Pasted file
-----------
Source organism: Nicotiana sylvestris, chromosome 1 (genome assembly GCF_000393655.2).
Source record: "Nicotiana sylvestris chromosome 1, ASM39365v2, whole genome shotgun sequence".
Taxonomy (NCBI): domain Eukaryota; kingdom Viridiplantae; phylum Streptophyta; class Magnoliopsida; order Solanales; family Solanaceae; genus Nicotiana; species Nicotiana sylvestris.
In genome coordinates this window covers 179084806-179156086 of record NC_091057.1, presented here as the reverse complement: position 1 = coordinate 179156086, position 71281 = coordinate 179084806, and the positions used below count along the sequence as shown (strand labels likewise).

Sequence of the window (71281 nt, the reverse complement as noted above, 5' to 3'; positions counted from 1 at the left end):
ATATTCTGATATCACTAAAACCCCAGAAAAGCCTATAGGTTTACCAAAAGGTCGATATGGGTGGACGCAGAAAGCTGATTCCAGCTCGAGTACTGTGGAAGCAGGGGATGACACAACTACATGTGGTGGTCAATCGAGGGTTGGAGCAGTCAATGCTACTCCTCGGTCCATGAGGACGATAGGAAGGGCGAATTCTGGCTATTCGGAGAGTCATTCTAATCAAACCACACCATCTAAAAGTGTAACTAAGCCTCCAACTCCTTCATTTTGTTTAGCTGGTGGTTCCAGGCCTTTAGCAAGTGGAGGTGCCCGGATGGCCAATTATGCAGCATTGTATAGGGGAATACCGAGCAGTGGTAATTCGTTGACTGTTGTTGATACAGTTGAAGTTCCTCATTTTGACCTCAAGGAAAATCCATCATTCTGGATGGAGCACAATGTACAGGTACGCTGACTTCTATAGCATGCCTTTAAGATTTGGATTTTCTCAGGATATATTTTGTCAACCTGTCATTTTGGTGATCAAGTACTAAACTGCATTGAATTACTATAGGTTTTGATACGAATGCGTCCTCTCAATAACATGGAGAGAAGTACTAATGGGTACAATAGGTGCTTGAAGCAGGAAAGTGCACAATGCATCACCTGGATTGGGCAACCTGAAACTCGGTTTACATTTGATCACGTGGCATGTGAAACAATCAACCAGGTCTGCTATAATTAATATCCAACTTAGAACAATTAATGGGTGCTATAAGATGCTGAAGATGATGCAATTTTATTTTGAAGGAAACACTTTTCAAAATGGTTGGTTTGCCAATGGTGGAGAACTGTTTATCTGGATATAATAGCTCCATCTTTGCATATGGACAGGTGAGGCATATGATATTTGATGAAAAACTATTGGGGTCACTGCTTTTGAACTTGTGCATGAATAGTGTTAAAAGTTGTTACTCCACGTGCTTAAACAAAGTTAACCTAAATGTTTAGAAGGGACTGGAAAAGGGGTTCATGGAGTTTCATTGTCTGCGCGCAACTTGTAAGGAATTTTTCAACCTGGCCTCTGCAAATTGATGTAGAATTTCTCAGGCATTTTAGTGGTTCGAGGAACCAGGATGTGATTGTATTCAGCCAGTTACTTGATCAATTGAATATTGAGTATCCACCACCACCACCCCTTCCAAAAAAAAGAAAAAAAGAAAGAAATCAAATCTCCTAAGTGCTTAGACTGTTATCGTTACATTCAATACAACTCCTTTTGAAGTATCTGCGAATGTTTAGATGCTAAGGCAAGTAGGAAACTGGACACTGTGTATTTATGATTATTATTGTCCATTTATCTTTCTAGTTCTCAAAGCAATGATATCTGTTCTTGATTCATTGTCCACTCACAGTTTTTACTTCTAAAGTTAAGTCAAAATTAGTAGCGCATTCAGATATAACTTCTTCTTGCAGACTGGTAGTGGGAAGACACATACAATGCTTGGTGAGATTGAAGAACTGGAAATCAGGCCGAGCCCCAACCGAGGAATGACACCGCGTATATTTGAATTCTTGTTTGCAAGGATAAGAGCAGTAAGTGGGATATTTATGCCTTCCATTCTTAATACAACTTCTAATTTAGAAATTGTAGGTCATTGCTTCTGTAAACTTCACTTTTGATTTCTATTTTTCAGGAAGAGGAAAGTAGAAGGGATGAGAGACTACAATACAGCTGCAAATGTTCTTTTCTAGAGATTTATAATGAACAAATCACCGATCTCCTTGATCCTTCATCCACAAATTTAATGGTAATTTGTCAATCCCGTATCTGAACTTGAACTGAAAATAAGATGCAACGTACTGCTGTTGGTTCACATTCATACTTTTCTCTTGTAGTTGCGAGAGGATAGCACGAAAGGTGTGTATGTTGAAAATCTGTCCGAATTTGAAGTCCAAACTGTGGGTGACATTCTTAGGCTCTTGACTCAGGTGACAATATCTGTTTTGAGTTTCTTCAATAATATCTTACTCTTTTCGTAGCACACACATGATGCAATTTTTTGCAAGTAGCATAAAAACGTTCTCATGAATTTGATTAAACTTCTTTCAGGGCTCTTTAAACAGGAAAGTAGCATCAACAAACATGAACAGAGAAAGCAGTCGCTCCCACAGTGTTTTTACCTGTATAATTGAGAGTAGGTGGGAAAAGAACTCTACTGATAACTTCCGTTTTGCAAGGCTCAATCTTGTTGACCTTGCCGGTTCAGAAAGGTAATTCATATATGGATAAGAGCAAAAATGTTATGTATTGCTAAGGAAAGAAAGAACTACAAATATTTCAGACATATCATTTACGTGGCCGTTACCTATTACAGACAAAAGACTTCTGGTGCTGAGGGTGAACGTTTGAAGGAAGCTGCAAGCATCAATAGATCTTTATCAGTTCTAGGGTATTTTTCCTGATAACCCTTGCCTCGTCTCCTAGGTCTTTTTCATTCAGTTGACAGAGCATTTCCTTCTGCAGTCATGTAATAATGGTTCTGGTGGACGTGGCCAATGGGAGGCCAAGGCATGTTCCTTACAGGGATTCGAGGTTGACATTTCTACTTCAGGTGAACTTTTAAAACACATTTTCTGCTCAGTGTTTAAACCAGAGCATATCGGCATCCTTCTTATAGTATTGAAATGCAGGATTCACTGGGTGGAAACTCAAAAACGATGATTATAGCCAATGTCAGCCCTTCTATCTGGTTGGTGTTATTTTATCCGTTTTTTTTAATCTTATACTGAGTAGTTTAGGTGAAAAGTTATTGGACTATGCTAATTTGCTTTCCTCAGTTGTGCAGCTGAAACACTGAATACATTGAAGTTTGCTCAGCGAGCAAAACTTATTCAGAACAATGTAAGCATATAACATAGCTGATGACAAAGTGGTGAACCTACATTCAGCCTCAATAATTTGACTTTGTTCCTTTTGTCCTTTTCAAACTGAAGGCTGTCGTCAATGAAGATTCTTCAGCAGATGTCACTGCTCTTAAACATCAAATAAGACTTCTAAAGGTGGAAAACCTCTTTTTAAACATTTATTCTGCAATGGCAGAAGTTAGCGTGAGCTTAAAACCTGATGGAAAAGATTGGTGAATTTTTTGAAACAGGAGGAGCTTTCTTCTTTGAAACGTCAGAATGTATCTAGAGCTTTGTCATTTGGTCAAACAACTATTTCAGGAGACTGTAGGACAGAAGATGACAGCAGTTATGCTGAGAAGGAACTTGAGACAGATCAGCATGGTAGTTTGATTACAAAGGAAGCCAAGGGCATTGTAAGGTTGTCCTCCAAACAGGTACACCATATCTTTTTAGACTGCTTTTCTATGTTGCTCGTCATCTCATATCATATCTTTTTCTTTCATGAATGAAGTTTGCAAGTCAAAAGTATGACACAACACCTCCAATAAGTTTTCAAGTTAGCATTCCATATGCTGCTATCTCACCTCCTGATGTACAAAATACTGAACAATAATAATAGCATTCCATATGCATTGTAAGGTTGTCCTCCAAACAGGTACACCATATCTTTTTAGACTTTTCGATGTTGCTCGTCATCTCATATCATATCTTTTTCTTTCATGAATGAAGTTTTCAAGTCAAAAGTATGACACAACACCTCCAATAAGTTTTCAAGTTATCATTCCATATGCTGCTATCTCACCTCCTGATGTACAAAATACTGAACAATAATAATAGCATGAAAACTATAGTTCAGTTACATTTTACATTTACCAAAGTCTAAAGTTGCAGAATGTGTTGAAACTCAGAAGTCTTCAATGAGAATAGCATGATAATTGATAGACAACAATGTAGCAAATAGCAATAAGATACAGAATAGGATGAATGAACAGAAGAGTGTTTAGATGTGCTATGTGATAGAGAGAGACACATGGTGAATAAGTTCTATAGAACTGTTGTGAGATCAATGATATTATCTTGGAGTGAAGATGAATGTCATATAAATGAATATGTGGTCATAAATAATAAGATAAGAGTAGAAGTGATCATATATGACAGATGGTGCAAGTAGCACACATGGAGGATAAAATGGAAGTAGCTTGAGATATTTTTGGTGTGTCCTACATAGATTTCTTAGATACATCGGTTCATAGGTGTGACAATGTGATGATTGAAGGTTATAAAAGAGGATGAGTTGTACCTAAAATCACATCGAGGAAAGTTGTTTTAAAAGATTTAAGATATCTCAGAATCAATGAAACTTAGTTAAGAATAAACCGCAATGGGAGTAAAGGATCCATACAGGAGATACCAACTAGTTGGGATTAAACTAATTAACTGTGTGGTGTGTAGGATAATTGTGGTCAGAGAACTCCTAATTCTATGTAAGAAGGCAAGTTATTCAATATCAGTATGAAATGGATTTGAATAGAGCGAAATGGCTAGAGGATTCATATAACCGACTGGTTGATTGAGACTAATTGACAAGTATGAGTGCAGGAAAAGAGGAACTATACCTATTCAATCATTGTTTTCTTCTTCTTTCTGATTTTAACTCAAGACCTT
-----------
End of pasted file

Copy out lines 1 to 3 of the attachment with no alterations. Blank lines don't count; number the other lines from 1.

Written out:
Source organism: Nicotiana sylvestris, chromosome 1 (genome assembly GCF_000393655.2).
Source record: "Nicotiana sylvestris chromosome 1, ASM39365v2, whole genome shotgun sequence".
Taxonomy (NCBI): domain Eukaryota; kingdom Viridiplantae; phylum Streptophyta; class Magnoliopsida; order Solanales; family Solanaceae; genus Nicotiana; species Nicotiana sylvestris.